at 07:55 PM

@BoneBrothFast - what you say makes sense. I look forward to Natasha's next book. On the other hard I think there are many people with ASD with very healthy guts and for whom diet didn't change the severity of their ASD. They may be healthier in other ways, but still have an ASD.

4ef079c57d2140bba4dbf4e30240a645

(4413)

on August 10, 2012
at 07:29 PM

@VB-while I agree, I actually do not know what tests you are referring to here?? Good point on the GAPS. That might be more successful than just a GF/CF diet - in theory. In practice, I wonder how many families are able to implement a GAPS diet for a child with ASD given all the smell and texture sensitivies and extreme difficulty with change. Throw in the sibling fact. Yikes. Would be so hard. A young child w/ sibs & really vigilent parents might be able to pull it off. Mind you many of the kids w ASD are put on a GF-CF diet just bc of the diagnosis, not due to actual digestive symptoms.

0a9ad4e577fe24a6b8aafa1dd7a50c79

(5150)

on August 10, 2012
at 03:22 PM

@Crowlover depending on the severity of the autism, a GFCF diet may be enough. But if you have issues with G and C, you probably have issues with FODMAPs too, so a GFCF diet doesn't remove all culprit foods. @VB Campbell-McBride is working on her 2nd book, which I believe will be released in September. Perhaps along with the new info, we'll get some statistics and info about success rates.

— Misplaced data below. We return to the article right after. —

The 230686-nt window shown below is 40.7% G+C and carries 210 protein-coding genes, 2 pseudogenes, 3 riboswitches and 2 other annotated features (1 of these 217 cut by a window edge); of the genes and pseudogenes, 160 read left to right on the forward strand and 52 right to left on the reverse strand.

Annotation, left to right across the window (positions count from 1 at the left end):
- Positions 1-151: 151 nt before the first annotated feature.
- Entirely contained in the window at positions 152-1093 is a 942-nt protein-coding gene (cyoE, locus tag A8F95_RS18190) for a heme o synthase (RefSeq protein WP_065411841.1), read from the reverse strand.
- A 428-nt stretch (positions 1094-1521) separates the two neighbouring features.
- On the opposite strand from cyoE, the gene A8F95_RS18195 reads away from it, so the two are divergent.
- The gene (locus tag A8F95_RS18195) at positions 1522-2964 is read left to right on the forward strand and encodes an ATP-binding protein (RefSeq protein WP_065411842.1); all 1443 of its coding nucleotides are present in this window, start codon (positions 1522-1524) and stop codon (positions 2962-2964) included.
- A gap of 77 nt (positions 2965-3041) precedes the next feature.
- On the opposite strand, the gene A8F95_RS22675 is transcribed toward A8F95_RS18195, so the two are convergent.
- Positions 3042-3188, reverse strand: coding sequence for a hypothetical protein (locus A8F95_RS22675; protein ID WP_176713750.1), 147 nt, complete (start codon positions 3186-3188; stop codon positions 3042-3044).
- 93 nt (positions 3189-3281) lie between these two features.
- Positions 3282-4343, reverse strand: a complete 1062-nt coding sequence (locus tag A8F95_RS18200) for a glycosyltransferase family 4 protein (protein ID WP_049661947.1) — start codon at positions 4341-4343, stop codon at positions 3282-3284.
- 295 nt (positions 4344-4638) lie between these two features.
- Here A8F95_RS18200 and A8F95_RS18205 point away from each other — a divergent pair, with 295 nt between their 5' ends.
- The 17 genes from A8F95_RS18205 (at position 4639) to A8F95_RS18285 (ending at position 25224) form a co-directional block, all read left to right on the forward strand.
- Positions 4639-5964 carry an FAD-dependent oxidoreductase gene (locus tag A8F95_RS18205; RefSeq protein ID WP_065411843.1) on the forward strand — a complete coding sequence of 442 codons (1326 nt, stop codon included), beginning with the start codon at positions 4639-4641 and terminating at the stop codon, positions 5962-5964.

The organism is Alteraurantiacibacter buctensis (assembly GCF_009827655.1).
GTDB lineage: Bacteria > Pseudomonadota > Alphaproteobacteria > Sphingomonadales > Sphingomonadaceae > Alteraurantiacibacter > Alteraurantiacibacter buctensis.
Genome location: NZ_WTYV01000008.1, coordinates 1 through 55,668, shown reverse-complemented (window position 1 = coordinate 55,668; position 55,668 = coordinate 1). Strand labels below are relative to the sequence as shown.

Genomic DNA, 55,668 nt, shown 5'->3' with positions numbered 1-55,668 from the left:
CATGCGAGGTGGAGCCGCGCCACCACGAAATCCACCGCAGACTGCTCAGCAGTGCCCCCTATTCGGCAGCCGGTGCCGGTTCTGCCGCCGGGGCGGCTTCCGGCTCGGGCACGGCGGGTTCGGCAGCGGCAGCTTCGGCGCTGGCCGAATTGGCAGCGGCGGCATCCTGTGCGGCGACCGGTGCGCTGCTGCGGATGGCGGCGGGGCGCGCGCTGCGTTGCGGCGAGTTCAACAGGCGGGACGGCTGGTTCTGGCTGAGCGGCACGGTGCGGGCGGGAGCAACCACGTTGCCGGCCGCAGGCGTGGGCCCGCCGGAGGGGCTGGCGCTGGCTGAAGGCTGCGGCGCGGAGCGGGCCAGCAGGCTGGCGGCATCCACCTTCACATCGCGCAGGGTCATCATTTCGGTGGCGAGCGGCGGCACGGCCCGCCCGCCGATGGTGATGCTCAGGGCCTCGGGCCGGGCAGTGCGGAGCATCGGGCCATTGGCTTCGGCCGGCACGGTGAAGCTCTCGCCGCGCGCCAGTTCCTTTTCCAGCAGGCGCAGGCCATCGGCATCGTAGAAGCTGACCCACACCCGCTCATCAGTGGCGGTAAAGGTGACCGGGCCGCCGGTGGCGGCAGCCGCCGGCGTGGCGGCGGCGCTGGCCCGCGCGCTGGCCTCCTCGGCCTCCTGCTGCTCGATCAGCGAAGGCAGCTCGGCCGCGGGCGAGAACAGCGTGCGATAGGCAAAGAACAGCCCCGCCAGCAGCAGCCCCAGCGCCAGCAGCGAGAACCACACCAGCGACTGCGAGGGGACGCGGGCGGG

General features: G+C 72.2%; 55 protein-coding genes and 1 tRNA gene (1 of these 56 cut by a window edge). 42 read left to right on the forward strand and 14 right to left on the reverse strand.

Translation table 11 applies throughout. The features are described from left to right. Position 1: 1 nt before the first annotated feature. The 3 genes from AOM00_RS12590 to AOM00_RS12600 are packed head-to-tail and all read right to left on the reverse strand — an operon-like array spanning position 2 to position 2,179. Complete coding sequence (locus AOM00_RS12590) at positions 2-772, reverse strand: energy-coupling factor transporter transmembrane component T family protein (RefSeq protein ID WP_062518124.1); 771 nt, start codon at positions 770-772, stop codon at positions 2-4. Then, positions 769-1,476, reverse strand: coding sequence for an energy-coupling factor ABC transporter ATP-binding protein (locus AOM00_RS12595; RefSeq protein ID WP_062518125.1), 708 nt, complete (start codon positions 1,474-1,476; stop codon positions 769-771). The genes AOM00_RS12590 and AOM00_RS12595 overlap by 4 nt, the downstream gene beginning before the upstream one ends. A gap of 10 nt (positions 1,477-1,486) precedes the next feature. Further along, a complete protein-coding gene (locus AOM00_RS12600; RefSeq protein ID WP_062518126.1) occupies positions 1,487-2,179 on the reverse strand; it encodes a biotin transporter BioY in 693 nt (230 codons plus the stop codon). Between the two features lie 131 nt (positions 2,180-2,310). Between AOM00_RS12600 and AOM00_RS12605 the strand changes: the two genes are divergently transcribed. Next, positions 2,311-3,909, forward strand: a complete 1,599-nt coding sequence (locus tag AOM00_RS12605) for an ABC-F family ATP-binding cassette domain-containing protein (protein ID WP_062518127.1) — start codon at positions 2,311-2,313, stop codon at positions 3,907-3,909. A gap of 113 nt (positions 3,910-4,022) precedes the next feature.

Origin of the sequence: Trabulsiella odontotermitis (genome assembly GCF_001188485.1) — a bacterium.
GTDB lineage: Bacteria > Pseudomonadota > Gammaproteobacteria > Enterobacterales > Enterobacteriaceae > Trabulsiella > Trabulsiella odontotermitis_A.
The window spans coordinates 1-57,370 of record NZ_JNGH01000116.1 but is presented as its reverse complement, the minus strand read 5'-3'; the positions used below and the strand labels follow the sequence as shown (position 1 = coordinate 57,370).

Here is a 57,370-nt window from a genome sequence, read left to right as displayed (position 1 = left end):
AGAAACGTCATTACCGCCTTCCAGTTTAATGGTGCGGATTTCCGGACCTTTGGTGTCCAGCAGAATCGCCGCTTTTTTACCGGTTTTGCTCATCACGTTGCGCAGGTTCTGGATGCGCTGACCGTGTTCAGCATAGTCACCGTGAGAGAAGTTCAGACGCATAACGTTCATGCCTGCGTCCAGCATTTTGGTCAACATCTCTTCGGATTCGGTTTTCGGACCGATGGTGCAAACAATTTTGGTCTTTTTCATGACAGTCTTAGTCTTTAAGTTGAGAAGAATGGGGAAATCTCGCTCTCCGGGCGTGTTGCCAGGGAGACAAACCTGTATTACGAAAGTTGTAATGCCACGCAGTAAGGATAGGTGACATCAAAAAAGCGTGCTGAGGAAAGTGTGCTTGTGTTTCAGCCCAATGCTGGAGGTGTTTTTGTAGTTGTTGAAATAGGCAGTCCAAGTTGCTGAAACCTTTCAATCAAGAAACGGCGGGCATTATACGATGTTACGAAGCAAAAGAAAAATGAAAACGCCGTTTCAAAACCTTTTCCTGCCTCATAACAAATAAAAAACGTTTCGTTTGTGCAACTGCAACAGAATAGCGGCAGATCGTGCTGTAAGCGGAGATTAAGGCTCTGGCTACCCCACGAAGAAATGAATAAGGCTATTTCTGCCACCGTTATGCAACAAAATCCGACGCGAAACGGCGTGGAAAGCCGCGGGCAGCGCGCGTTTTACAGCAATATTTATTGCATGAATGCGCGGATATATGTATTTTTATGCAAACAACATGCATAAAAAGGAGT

F5a0ddffcf9ef5beca864050f090a790

(15515)

on August 10, 2012
at 07:22 AM

Crowlover, there are things that cannot be diagnosed by tests. I would love to know the success rate of a properly implemented GAPs diet.

46f6b440a524a0af9e24501ae72bea77

(106)

on August 10, 2012
at 02:34 AM

Read "my brain made me do it". But yea, I do play that the foods we eat can cause chemical and physical reactions. So most of the time while we look for physical allergy symptoms we neglect the chemical part hence our brain and our behavior can be altered by foods we may be allergic to (of course I'm talking about conventional eating).

4ef079c57d2140bba4dbf4e30240a645

(4413)

on August 10, 2012
at 02:25 AM